Tuba1a gene expression is regulated by KLF6/7 and is necessary for CNS development and regeneration in zebrafish
- Veldman, M.B., Bemben, M.A., and Goldman, D.
- Molecular and cellular neurosciences 43(4): 370-383 (Journal)
- Registered Authors
- Goldman, Dan, Veldman, Matt
- Retina, Retinal ganglion cell, Tubulin, KLF, Optic nerve, p27, Promoter
- MeSH Terms
- Animals, Genetically Modified
- Electrophoretic Mobility Shift Assay
- Gene Expression Regulation
- In Situ Hybridization
- Nerve Regeneration/physiology*
- Nerve Tissue Proteins/genetics
- Nerve Tissue Proteins/metabolism*
- Optic Nerve Injuries/metabolism*
- Promoter Regions, Genetic/genetics
- RNA, Messenger/genetics
- RNA, Messenger/metabolism
- Reverse Transcriptase Polymerase Chain Reaction
- Zebrafish Proteins/genetics
- Zebrafish Proteins/metabolism*
- 20123021 Full text @ Mol. Cell Neurosci.
Veldman, M.B., Bemben, M.A., and Goldman, D. (2010) Tuba1a gene expression is regulated by KLF6/7 and is necessary for CNS development and regeneration in zebrafish. Molecular and cellular neurosciences. 43(4):370-383.
We report that knockdown of the alpha1 tubulin isoform Tuba1a, but not the highly related Tuba1b, dramatically impedes nervous system formation during development and RGC axon regeneration following optic nerve injury in adults. Within the tuba1a promoter, a G/C-rich element was identified that is necessary for tuba1a induction during RGC differentiation and optic axon regeneration. KLF6a and 7a, which we previously reported are essential for optic axon regeneration (Veldman et al., 2007), bind this G/C-rich element and transactivate the tuba1a promoter. In vivo knockdown of KLF6a and 7a attenuate regeneration-dependent activation of the endogenous tuba1a and p27 genes. These results suggest tuba1a expression is necessary for CNS development and regeneration and that KLF6a and 7a mediate their effects, at least in part, via transcriptional control of tuba1a promoter activity.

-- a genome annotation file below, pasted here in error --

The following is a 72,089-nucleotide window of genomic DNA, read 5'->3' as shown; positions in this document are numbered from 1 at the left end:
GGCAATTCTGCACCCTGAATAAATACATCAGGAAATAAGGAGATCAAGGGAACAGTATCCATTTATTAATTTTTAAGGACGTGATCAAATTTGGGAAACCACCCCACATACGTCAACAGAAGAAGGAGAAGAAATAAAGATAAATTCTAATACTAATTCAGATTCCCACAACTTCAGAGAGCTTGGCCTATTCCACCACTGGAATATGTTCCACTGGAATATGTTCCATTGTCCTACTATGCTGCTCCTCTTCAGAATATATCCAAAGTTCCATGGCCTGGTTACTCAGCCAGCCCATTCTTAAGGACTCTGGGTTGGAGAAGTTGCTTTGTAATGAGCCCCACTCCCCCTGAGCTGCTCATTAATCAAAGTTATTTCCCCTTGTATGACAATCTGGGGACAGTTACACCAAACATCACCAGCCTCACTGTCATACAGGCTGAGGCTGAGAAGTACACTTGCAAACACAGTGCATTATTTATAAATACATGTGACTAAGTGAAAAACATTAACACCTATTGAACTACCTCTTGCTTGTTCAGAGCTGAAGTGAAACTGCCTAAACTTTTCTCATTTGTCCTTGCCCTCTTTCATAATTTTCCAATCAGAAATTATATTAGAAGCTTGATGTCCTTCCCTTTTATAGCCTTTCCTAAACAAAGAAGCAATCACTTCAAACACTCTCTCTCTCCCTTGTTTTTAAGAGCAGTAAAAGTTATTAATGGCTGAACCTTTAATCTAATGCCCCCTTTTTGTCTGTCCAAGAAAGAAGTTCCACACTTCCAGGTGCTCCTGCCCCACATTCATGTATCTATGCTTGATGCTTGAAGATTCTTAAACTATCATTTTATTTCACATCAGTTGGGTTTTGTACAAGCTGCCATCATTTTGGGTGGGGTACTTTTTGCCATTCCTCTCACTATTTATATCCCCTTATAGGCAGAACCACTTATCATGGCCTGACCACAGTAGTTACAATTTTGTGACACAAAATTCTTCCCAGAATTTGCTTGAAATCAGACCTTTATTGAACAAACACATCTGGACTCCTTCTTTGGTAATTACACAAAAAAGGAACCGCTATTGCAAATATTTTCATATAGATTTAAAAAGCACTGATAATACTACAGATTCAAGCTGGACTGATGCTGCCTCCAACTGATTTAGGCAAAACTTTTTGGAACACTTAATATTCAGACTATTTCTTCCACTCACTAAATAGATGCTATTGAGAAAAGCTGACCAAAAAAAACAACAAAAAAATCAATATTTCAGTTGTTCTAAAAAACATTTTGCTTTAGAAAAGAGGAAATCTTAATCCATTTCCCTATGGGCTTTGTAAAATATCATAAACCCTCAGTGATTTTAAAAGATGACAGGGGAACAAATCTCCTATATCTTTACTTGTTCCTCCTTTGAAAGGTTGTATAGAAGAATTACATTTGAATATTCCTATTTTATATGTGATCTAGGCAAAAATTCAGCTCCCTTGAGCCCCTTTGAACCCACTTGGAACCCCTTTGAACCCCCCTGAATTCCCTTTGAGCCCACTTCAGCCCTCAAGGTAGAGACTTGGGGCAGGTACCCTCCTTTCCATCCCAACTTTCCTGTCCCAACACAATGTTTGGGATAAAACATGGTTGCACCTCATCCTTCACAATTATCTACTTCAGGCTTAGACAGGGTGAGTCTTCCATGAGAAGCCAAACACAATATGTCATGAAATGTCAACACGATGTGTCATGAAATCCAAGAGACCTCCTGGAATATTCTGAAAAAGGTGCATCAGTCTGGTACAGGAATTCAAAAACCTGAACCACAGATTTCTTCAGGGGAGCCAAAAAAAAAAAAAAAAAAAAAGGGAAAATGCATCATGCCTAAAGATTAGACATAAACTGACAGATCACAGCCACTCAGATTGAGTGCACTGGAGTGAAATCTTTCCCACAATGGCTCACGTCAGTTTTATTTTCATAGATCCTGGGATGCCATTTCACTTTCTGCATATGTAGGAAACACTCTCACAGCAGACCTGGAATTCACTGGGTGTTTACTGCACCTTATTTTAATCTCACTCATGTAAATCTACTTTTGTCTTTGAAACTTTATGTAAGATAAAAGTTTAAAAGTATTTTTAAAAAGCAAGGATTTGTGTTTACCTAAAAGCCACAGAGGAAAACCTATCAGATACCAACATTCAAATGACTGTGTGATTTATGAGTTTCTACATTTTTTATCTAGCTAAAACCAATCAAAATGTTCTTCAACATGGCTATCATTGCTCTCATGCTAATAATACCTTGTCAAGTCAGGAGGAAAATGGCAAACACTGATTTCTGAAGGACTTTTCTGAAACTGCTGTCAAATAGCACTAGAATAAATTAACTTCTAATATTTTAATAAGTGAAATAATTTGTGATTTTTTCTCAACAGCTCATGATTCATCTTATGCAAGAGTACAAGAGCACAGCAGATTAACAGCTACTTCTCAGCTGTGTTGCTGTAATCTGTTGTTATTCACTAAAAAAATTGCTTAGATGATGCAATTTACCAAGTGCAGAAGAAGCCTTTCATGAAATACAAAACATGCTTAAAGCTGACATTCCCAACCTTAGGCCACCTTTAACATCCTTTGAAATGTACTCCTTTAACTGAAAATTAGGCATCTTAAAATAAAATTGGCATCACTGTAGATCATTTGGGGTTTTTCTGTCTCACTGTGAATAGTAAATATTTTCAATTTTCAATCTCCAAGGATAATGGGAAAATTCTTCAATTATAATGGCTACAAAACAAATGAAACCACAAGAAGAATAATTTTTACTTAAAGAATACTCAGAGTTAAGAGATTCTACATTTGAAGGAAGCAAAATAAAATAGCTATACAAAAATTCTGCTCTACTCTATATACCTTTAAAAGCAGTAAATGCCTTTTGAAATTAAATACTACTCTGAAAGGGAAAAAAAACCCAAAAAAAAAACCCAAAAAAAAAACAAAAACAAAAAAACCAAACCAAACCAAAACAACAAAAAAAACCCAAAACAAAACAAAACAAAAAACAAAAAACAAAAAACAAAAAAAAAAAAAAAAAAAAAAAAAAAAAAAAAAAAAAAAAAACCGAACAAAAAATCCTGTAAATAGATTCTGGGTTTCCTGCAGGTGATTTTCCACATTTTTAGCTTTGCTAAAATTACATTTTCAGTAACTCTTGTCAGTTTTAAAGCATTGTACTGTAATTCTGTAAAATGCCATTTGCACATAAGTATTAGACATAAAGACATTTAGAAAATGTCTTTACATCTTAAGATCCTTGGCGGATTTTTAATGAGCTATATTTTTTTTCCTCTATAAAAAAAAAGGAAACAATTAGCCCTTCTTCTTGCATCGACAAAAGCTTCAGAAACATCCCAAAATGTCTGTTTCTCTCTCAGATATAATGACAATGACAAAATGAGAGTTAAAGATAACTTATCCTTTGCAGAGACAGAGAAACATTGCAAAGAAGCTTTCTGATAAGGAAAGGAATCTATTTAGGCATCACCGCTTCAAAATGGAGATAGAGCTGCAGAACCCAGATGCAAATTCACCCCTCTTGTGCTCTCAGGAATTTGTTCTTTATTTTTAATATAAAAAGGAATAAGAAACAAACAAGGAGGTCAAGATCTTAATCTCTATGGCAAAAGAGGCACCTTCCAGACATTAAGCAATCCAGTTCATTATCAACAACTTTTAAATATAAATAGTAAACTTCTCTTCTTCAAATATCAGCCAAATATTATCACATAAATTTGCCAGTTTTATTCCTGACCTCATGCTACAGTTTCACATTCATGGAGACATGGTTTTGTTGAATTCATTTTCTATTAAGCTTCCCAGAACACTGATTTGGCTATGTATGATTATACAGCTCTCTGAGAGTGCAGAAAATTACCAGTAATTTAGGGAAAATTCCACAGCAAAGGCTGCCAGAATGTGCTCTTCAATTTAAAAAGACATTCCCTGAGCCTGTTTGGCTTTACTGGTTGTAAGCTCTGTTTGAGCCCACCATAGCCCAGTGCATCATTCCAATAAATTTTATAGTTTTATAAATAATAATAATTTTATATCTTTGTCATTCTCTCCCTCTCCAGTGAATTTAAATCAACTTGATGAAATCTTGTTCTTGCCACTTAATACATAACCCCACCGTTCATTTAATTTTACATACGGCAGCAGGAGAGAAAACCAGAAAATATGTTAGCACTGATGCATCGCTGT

Genes / Markers
Mutations / Transgenics
Human Disease / Model
Sequence Targeting Reagents
Engineered Foreign Genes